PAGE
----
Background. Although platelet activating factor (PAF) is an important vasoactive substance released from activated leukocytes, platelets and endothelial cells, little is known about its effect at the inflammatory coronary lesions in vivo. Objective. To examine the coronary vasomotor responses to PAF at the inflammatory lesions in our swine model with interleukin-1β (IL-1β) in vivo. Methods. Under aseptic conditions, the proximal segment of the porcine left coronary artery was dissected and wrapped with cotton mesh absorbing IL-1β. Two weeks after the operation, coronary vasomotion in response to intracoronary administration of 0.3 and 1 μg/kg PAF, 1, 3, and 10 μg/kg serotonin, 1, 3 and 10 μg/kg histamine, and 5 and 50 μg/kg prostaglandin F(2α) was examined by coronary arteriography. Results. At the IL-1β-treated site, PAF, serotonin and histamine, but not prostaglandin F(2α), caused hyperconstriction (n = 8). A synergy of the vasoconstricting effects of PAF and serotonin was also noted (n = 6). Administration of TCV-309, a selective PAF receptor antagonist, abolished the hyperconstrictive responses to PAF but not those to other agonists (n = 6). The PAF-induced coronary hyperconstrictions were significantly inhibited by administrations of the protein kinase C inhibitors staurosporine and sphingosine, but not by administrations of ryanodine, thapsigargin, or indomethacin (n = 4 each). Conclusions. These results indicate that PAF causes hyperconstriction at the inflammatory coronary lesions in vivo by itself as well as in a synergistic manner with serotonin and that the PAF-induced hyperconstrictions are substantially mediated by a protein kinase C dependent pathway in vivo.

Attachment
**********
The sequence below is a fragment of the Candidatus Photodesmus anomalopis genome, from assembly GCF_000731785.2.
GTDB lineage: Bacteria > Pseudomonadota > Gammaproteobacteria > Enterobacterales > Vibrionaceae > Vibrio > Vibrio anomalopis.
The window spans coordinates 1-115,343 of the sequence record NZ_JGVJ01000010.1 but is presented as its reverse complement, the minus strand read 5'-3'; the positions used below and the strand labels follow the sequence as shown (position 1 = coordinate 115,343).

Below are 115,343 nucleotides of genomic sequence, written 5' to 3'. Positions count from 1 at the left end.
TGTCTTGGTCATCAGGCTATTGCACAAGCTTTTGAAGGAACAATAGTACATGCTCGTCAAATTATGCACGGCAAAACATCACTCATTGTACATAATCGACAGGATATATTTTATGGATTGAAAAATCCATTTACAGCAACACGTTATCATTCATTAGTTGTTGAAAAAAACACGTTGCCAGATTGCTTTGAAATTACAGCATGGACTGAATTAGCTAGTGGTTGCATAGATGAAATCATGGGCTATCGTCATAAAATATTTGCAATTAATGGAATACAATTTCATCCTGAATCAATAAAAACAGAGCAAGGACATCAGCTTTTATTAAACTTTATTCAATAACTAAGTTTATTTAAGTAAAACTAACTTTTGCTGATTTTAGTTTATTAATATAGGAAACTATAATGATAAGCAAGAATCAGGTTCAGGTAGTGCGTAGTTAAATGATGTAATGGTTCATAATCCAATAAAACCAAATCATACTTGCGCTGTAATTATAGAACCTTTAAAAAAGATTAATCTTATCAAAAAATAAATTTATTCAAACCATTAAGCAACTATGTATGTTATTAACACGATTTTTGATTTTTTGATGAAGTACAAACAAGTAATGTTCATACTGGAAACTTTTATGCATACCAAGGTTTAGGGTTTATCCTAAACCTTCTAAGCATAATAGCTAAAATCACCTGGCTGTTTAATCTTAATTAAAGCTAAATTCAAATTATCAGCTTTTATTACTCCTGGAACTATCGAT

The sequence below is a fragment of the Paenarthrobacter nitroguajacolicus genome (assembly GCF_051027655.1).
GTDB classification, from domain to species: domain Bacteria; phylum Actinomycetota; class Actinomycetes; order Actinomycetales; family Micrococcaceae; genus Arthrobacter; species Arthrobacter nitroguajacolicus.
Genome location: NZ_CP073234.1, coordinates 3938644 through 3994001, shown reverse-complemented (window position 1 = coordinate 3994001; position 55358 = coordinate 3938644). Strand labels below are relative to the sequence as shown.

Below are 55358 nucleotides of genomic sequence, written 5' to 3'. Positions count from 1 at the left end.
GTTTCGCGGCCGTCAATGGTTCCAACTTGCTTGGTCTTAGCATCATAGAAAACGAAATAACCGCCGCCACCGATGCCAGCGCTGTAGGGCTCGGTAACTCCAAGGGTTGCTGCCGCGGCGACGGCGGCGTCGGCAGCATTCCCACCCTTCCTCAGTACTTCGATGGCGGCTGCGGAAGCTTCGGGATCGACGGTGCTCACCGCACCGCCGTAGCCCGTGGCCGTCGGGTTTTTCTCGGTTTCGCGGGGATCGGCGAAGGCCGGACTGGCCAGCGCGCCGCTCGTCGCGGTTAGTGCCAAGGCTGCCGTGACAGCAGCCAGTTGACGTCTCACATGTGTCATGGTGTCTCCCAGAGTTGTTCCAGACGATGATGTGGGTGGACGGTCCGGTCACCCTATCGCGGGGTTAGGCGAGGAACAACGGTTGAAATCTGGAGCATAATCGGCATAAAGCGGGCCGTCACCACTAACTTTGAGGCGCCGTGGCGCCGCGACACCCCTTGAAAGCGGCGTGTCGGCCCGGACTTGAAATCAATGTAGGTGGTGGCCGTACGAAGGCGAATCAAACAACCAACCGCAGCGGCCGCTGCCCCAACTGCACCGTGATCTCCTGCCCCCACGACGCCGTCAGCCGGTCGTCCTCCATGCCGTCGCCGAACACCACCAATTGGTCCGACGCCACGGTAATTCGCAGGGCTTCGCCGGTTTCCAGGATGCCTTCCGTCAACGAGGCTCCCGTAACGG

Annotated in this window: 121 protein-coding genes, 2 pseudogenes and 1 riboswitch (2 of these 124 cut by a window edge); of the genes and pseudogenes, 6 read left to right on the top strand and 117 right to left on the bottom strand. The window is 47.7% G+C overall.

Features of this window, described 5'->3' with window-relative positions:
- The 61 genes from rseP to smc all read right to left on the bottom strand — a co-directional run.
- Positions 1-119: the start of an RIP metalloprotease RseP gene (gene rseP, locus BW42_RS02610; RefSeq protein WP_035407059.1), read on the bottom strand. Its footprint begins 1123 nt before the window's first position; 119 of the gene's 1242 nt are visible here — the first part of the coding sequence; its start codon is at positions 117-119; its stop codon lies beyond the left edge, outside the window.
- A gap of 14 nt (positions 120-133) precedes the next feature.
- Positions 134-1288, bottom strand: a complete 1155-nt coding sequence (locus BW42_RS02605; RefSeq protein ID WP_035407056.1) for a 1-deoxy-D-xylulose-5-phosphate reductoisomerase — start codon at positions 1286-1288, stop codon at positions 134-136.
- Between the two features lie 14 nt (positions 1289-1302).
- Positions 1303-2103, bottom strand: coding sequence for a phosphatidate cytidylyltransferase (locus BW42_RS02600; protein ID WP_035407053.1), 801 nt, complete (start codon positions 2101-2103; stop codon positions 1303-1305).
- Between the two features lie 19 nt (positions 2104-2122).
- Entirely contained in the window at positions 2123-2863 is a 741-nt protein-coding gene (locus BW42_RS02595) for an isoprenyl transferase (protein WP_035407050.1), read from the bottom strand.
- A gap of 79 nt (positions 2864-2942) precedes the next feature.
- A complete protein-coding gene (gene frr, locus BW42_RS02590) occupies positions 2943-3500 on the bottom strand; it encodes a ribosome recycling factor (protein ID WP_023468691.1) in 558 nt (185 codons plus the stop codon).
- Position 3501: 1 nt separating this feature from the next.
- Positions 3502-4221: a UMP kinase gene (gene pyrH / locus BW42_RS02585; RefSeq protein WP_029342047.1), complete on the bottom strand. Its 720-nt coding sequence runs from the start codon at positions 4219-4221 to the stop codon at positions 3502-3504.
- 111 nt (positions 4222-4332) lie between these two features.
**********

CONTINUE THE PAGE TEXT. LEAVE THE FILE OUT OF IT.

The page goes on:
- Coronary artery spasm
- Platelet activating factor
- Protein kinase C
ASJC Scopus subject areas
- Cardiology and Cardiovascular Medicine